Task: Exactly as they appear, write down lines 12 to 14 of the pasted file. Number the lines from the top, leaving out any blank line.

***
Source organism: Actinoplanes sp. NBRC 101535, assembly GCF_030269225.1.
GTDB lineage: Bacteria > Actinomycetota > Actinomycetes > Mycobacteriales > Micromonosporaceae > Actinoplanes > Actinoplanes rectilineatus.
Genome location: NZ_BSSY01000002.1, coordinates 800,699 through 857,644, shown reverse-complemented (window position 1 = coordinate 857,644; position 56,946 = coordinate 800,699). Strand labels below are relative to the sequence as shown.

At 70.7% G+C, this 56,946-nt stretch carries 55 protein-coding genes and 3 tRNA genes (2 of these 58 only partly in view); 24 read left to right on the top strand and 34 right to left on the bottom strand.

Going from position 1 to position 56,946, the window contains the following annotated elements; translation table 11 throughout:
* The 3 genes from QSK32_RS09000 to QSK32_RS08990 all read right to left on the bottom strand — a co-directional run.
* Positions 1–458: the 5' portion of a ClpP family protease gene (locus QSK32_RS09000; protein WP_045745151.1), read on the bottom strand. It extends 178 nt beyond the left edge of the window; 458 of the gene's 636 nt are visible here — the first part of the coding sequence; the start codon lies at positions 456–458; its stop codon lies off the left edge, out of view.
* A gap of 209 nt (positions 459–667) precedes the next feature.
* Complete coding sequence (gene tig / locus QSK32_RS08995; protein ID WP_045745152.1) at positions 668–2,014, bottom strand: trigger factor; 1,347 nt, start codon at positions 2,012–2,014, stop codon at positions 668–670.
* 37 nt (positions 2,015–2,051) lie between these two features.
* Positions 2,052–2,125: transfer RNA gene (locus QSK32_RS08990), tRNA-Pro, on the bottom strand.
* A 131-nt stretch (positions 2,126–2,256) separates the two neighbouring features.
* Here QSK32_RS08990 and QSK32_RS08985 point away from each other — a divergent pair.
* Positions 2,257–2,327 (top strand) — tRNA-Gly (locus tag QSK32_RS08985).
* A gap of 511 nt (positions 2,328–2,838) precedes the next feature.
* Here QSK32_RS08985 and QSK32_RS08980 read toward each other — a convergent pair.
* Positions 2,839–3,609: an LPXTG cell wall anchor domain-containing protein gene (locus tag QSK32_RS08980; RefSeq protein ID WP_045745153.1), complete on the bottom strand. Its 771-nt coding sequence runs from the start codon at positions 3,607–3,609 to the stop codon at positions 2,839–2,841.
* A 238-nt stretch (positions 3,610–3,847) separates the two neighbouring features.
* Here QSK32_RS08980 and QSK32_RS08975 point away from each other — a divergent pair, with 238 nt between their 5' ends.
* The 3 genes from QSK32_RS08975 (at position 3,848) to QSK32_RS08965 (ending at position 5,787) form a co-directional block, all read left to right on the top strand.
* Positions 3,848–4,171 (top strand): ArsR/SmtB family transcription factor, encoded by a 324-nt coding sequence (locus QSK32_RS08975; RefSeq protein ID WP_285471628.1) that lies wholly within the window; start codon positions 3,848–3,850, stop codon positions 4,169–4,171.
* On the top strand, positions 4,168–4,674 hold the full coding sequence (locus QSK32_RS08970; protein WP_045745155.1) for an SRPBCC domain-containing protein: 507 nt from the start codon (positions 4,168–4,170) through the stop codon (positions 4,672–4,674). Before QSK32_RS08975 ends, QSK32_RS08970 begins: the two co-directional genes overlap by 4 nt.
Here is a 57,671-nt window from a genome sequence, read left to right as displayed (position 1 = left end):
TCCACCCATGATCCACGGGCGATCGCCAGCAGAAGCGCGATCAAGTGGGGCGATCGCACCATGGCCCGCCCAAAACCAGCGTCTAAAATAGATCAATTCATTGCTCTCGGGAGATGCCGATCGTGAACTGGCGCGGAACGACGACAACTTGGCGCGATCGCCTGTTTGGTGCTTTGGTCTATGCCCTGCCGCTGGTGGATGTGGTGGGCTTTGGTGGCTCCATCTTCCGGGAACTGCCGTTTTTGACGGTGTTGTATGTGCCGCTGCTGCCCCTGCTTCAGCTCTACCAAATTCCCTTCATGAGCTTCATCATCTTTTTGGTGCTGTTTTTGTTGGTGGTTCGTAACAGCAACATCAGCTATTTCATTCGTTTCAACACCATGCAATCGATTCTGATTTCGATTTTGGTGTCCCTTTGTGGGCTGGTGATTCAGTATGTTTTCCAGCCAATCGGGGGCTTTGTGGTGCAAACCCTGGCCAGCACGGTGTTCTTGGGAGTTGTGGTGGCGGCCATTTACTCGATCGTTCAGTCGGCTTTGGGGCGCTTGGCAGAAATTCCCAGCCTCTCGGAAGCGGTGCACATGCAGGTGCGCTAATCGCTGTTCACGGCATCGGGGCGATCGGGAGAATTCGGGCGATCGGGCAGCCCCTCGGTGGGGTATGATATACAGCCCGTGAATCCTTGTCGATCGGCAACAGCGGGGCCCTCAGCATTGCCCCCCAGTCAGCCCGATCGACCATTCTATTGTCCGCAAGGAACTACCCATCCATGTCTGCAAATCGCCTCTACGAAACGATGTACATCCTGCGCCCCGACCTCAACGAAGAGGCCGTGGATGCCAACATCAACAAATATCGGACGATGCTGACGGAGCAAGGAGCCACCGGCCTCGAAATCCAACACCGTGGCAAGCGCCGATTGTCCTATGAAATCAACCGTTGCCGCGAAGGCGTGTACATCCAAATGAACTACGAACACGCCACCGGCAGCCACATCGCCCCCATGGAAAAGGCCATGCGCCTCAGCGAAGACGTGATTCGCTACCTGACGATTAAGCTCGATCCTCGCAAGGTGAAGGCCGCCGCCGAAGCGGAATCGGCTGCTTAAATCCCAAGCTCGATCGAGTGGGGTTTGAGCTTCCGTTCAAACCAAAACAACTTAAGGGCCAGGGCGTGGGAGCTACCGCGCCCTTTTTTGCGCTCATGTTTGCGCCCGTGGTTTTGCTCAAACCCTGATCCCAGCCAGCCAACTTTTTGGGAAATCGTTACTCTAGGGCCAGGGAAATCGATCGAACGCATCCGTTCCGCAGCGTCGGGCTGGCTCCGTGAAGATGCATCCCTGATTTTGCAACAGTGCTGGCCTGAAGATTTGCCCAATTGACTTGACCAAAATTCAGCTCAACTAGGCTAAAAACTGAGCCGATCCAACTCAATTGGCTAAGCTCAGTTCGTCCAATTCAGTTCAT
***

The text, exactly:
* A 131-nt stretch (positions 2,126–2,256) separates the two neighbouring features.
* Here QSK32_RS08990 and QSK32_RS08985 point away from each other — a divergent pair.
* Positions 2,257–2,327 (top strand) — tRNA-Gly (locus tag QSK32_RS08985).